Biden’s ambitious plan supports entrepreneurship in electric vehicle transformation
Detroit (AP)- waving tax breaks and rebates, U.S. President Joe Biden wants your car, truck or SUV to be replaced by an emissions-free electric vehicle in his quest to fight climate change.
Some buyers will find his offer really convincing. Biden’s goal, however, is a very difficult one, even if Congress approves his دولار 2.3 trillion infrastructure plan, along with its incentives, it will take many years to replace enough internal combustion vehicles with electric vehicles; to make a significant impact on automobile exhaust pipe emissions.
At present, there are approximately 279 million cars on the road in the United States. According to IHS Markit, the all-electric ratio is 0.36%. Of the 14.5 million new cars sold last year, 2% were fully electric.
And even if every new car sold is battery-powered, which no one imagined, it would take about 15 years to replace the entire car fleet.
Moreover, the cars manufactured over the past two decades last much longer than the previous ones; so buyers keep them longer. The average American car has been on the roads for nearly 12 years.
Research shows that every electric car sold actually reduces emissions, and Bruce belzovsky, a retired transportation researcher at the University of Michigan who runs a company studying the future of the auto industry, said it could take two years for an electric car to reach this point, if coal is used to generate power to recharge the car.
“If you don’t start somewhere, you’ll never get anywhere,” belzovsky said, and continued, “every electric car you sell will have a positive impact on the environment.”
The Biden administration did not provide details on how much car buyers would get to switch their cars to electric ones, but the administration plans to spend 1 174 billion over 8 years on electric vehicles, including incentives for consumers, grants to build 500,000 charging stations, and money to develop U.S. supply chains for parts and metals needed to make batteries.
“We will offer tax incentives and point-of-sale discounts to all American families,”President Biden said last week.
The biggest incentive in all of this is likely to be the expansion of the electric vehicle tax credit, now يبلغ 7,500, which will be phased out when the automaker’s sales reach 200,000 battery-powered vehicles, Tesla and General Motors have already exceeded the cap, and Nissan is approaching it.
Biden’s plan summary did not include any numbers. Despite this, Democrats on the House Ways and Means Committee support a bill that would raise the limit to 600 thousand cars. The bill also includes credit tax of at least $ 1,250 for those who buy electric cars are used.
Jeff Schuster, head of global forecasts for LMC Automotive, an automotive industry consultancy, said the administration either did not yet have specific figures or deliberately omitted them while negotiations were taking place between the auto industry, Congress and environmental groups.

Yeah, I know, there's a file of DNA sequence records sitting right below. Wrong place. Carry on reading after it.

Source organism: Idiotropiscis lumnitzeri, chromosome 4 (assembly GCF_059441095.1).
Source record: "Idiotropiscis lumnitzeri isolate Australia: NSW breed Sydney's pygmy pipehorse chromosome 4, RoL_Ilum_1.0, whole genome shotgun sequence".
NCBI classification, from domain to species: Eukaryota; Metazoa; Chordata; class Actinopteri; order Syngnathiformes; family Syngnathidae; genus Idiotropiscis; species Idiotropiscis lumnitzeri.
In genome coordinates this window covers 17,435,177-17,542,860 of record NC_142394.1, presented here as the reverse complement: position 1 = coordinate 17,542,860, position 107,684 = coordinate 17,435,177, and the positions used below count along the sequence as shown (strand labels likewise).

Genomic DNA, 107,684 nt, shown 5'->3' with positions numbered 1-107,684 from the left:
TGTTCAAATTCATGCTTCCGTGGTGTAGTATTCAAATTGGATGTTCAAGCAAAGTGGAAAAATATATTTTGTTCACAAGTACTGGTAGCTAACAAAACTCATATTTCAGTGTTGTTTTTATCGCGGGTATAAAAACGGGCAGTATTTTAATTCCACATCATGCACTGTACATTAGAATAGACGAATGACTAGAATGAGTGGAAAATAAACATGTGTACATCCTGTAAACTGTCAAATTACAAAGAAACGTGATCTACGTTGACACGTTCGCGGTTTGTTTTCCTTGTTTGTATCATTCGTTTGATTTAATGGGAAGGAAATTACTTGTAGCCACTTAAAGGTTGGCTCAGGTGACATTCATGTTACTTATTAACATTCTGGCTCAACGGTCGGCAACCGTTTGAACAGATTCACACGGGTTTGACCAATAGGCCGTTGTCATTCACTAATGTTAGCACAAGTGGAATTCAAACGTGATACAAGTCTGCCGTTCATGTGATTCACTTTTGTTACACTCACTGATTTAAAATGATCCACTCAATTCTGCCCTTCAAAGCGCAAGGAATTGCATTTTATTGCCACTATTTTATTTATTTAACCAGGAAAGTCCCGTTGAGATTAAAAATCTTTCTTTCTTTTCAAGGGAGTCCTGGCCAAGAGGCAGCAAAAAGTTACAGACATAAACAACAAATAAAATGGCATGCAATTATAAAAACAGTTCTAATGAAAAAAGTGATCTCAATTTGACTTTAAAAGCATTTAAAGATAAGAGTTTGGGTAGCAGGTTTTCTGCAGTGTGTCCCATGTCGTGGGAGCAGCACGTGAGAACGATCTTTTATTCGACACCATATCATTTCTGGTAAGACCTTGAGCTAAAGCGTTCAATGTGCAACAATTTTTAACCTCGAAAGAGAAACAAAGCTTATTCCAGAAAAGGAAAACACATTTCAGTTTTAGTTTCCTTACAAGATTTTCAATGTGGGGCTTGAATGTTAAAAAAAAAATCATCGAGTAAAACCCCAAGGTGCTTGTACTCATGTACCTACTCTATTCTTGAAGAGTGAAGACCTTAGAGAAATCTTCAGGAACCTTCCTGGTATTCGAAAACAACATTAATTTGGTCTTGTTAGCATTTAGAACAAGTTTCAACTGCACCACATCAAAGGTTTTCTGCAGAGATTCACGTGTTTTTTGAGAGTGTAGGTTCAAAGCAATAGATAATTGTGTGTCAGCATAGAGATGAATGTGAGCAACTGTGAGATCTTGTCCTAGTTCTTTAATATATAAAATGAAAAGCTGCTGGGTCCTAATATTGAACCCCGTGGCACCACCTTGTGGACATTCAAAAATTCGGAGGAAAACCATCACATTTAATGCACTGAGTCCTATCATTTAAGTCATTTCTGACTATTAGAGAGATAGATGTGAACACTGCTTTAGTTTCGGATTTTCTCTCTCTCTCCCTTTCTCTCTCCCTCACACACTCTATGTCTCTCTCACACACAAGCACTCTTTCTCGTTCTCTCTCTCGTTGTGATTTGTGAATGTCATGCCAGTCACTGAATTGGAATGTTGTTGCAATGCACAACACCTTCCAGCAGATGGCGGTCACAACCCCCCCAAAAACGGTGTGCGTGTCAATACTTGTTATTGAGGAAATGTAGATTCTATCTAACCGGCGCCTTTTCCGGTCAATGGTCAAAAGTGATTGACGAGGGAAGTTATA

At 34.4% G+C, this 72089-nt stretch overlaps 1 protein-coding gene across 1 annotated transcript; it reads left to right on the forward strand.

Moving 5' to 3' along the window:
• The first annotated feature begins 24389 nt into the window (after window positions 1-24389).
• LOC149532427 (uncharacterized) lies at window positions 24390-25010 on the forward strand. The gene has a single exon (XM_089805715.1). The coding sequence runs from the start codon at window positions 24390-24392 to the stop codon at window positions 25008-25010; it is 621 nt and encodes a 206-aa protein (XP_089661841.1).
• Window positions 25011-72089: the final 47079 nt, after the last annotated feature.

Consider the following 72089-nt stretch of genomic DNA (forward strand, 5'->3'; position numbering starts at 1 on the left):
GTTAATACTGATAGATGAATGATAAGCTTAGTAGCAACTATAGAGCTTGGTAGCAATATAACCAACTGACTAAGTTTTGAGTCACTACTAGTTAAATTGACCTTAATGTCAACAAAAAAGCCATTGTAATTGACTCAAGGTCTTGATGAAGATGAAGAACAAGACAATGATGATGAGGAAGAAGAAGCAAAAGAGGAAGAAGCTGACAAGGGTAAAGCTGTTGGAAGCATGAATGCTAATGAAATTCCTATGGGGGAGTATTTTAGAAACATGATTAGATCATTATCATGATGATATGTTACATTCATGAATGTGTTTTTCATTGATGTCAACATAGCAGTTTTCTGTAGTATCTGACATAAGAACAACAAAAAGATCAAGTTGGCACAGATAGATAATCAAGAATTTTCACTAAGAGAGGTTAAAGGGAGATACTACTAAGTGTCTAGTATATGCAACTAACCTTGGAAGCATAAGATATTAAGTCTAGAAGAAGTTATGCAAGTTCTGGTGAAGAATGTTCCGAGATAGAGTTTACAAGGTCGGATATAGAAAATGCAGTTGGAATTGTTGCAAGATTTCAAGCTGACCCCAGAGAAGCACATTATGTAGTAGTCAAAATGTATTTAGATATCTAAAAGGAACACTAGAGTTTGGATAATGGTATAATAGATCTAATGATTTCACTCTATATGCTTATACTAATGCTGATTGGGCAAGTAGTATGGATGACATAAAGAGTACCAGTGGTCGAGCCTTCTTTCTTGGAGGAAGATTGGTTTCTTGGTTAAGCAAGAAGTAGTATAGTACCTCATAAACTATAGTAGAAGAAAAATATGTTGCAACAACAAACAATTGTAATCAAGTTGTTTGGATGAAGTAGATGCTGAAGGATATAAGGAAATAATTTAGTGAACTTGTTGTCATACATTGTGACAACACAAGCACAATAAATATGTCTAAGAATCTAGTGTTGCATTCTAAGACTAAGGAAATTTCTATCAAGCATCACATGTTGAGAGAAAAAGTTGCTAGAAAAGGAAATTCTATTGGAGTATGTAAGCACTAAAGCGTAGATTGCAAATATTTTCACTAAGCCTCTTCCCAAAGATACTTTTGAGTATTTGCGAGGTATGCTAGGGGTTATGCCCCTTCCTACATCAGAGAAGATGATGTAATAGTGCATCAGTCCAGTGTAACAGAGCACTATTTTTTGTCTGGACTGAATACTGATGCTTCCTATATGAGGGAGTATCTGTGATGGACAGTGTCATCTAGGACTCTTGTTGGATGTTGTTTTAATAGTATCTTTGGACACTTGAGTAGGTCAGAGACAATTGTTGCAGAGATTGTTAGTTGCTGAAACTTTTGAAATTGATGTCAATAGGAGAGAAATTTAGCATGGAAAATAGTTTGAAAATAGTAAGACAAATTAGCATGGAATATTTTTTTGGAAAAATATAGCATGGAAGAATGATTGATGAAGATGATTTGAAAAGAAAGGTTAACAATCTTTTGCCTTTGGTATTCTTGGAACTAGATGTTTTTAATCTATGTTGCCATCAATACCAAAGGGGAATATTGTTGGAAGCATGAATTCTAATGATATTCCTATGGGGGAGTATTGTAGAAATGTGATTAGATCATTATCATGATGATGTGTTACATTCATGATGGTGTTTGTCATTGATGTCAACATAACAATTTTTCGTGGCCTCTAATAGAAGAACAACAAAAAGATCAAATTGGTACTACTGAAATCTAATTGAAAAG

“They know that a certain level of concessions will be needed,”he said.
The form and size of the discounts were also not clarified; but Senate Majority Leader Chuck Schumer, who represents New York, has proposed large discounts for those who buy American-made electric cars, a possible repeat of the 2009 program.
Who then gave 4,500 to people to replace their cars with more efficient ones.
The cuts and charging stations address two major reasons why many consumers are worried about switching to electric vehicles, Schuster said, and the incentives are expected to help lift electric vehicle sales from about 358,000 this year to more than one million by 2023, and up to 4 million by 2030.
Schuster said that if Biden’s plan succeeds, and electric car sales thrive, the lack of computer chips and metals used to build batteries, and the lack of battery plant capacity could leave the industry behind buyers, at least for two years.
David Kirsch, professor of strategy and entrepreneurship at the University of Maryland, said Biden’s plan is not really the tipping point for consumers from gasoline-burning cars to electric cars.
“There will be some good changes, which will happen because of the size of this investment, and these changes should not be underestimated. I think the electricity was coming anyway.”
The industry is already spending billions to develop electric cars, with ELMC saying 22 new electric models will appear this year, and a 2018 study by Alix Partners found that the global auto industry will spend 2 255 billion on electric cars by 2023.
Meanwhile, the Alliance for Automotive Innovation, an industry group representing General Motors, Ford, Toyota and most major automakers, wrote in a letter to Biden that despite low battery costs, electric vehicles are still more expensive than combustion vehicles. The group, joined by the United Auto Workers Union and the spare parts supply Association, is also urging the government to help address this difference, and is seeking tax breaks, research funding and requirements to replace the government’s Federal Fleet with electric cars.
Even with this extra spending, people are generally likely to drive fewer cars in the future; because in the wake of the pandemic, many companies will allow a mix of work from home and office work. He said Schuster this will make some people more reluctant to replace their cars.
However, Kirsch says that no matter how effective or ineffective Biden’s plan is in combating climate change, spending on modernizing the transportation fleet and infrastructure is long overdue.
“What we are doing is trying to offset some of the long-awaited investments,”he said.